Many workshops have the tools to manufacture steel targets out of hardened steel, but it is important that it be done correctly. For instance, water jet cutters or laser cutters are preferred, but plasma cutters can be used. In contrast, angle grinders or normal welding damages the hardening. Hardened drill bits with floods of cooling medium, laser or water jets are needed to cut holes in hardened steel targets.
Thickness and distance to the targetEdit
The required thickness of the target depends on the distance intended for shooting, steel quality, caliber, bullet type, and bullet speed. High velocity rounds more easily penetrate steel targets, meaning that faster bullets even of relatively small calibers or diameter are more likely to punch through a target.
Manufacturers recommends at least 1/4" thickness (6.35 mm) with 500 Brinell value for pistol shooting with common calibres such as 9 mm, .40 S&W and .45 ACP, with a safety distance of 10 yards (approx. 10 m). For rifle shooting, manufacturers recommend at least 3/8" (9.525 mm) 500 Brinell steel, and different distances according to what caliber is used. For calibers like .223 and .308 at least 100 yards are required for long target life. For larger and faster calibers such as 22-250, 30-06, 300 Win Mag or .338 Lapua 200 yards or farther is recommended. Nevertheless, the targets can often been shot at from much closer without any problems, provided proper angles are maintained.
Lead core or frangible bullets are preferred, since they are pulverized upon high-velocity impact, and the dust will then be spread out to the sides of the target. However, bullets with hard cores (like steel, or "bi-metal") are not pulverized and can either penetrate or ricochet, causing them to be potentially dangerous. Since lead isn't magnetic, competition organizers may use a magnet to check for the presence of a ferromagnetic core. Copper jacketed bullets work fine with steel targets, provided that minimal distance guidelines are followed.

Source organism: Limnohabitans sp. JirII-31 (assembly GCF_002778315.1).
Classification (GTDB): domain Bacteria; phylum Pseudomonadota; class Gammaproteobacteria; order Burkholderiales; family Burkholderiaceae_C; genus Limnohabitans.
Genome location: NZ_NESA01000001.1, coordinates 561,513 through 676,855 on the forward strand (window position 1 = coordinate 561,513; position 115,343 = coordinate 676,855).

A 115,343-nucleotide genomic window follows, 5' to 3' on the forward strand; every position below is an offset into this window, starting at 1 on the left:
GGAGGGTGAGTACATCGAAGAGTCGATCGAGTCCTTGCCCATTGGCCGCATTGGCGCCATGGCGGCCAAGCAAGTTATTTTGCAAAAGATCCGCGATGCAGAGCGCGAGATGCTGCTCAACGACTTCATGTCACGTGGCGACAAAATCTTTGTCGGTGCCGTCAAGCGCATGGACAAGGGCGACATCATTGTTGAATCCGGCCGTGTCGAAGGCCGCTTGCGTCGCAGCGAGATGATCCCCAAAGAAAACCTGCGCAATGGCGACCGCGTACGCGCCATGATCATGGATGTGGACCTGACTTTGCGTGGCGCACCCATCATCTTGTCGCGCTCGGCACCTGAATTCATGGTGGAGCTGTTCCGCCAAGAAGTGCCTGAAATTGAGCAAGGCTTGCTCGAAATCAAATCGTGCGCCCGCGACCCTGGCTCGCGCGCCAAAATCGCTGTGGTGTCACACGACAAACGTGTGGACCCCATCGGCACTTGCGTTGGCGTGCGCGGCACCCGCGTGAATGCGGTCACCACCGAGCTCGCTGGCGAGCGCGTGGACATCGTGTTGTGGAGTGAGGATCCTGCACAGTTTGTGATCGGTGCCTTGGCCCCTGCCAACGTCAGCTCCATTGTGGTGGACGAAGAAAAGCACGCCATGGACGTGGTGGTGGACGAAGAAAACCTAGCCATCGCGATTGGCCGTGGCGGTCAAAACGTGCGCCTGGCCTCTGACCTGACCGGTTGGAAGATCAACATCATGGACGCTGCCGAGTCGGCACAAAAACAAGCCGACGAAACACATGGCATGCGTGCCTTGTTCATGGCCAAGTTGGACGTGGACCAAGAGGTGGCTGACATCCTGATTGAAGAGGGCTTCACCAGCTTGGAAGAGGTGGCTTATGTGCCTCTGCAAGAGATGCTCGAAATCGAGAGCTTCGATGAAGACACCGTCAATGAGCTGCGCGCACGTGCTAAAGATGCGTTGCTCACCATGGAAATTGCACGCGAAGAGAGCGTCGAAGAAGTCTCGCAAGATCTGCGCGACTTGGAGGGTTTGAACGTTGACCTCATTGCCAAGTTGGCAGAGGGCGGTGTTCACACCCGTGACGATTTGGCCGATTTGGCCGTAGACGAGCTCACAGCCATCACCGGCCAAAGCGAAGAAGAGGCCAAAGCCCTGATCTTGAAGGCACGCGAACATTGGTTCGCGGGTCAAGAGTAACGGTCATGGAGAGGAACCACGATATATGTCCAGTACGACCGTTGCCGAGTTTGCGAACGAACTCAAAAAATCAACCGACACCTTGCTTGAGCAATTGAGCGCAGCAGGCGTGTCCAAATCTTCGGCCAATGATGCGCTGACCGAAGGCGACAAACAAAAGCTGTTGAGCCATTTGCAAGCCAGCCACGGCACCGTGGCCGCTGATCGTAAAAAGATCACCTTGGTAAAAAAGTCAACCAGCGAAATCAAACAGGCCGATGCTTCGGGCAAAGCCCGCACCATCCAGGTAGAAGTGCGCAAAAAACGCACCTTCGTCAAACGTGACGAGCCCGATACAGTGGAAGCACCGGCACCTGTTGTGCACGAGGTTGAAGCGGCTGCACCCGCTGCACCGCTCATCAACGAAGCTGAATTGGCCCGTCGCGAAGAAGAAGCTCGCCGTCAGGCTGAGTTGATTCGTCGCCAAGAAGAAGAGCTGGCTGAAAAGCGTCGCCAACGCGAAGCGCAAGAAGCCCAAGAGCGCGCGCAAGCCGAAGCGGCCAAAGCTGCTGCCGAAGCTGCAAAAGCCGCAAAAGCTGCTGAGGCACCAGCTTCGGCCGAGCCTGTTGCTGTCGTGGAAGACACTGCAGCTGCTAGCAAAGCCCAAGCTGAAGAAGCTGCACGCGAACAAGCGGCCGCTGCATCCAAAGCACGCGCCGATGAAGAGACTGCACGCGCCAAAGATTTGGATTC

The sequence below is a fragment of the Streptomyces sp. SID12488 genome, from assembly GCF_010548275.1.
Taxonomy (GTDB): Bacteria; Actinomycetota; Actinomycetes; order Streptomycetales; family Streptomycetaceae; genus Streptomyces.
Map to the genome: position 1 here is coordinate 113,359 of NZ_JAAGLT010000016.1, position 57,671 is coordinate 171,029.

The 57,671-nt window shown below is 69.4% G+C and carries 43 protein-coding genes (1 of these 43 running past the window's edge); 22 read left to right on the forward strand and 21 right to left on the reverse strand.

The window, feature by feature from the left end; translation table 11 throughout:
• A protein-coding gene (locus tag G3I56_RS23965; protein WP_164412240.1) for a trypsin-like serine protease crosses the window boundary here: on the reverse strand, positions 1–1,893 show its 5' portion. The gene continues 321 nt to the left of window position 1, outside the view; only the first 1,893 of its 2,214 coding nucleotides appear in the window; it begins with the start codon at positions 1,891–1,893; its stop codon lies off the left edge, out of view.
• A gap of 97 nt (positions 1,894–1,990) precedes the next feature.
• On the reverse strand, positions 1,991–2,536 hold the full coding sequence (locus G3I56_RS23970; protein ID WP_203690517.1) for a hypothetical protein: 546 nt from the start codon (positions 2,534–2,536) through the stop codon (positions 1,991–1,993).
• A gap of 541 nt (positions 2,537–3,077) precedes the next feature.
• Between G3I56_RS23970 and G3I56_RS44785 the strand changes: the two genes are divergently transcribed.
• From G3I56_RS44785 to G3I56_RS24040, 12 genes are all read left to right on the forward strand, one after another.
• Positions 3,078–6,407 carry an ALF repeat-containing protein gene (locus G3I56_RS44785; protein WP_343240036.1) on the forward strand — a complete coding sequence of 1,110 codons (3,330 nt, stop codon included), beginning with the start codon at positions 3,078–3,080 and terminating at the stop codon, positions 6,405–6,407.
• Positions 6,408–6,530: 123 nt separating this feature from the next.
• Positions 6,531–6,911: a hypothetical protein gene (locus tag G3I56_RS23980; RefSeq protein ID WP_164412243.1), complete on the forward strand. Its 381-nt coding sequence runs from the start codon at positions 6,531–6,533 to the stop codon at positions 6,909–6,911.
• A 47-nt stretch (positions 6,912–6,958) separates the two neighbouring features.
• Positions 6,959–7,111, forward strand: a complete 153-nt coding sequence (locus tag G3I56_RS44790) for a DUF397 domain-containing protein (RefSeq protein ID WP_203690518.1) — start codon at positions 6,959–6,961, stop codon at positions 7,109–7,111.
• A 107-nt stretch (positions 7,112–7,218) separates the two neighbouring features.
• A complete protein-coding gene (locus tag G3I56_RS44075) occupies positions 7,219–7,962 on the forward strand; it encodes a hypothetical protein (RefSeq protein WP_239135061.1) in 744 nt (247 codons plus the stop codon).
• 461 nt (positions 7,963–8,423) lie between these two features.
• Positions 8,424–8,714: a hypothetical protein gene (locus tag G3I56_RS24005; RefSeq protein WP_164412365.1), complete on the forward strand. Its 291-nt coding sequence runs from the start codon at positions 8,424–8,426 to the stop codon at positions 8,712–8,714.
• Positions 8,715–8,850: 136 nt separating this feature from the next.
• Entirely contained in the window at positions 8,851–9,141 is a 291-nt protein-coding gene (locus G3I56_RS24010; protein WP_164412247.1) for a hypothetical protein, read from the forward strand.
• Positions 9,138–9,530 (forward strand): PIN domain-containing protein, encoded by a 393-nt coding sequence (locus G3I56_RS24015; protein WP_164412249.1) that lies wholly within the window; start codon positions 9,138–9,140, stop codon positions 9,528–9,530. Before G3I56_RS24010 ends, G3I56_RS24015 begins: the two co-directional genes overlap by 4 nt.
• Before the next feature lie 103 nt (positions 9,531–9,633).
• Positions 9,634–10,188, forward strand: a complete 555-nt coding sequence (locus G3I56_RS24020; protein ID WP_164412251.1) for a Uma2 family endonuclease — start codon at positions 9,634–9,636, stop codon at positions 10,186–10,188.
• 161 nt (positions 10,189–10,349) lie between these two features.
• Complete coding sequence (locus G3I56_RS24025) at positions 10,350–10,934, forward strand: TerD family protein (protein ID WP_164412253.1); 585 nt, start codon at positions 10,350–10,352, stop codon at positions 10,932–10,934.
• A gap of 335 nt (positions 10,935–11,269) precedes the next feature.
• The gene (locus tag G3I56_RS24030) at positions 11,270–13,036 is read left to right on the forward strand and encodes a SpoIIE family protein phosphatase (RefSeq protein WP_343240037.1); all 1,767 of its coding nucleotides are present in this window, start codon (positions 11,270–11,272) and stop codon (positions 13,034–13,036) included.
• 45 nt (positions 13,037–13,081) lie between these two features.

Chains and shackles make the most sound and are the most popular methods for fixing hanging targets. Sections of old fire department hose are also popular, for reasons of longevity. Ropes are quickly torn, but another alternative that lasts for quite a long time are the inner tubes of tires.
In practical shooting, administered by IPSC, both cardboard and steel targets are used. Standardized steel targets, called "poppers", are often used, but other forms and shapes can be used as long as they comply with the rules. The smallest sizes for respectively circular and square targets, both for rifle and pistols, are 15 cm Ø/ 15x15 cm, while the largest targets allowed for pistols are 30 cm Ø/ 30x30 cm and for rifles 30 cm Ø/ 45x30 cm.
In biathlon, self-indicating steel targets are used that flip from black to white when hit, giving both the biathlete and spectators instant visual feedback for each shot fired. The target is placed at 50 meters, and has a diameter is 45 mm when shooting in the prone position, and 115 mm when shooting in the standing position. This translates to angular target sizes of about 1 and 2.5 mrad respectively.
An example of the mechanical self-indicating targets used in biathlon since 1980.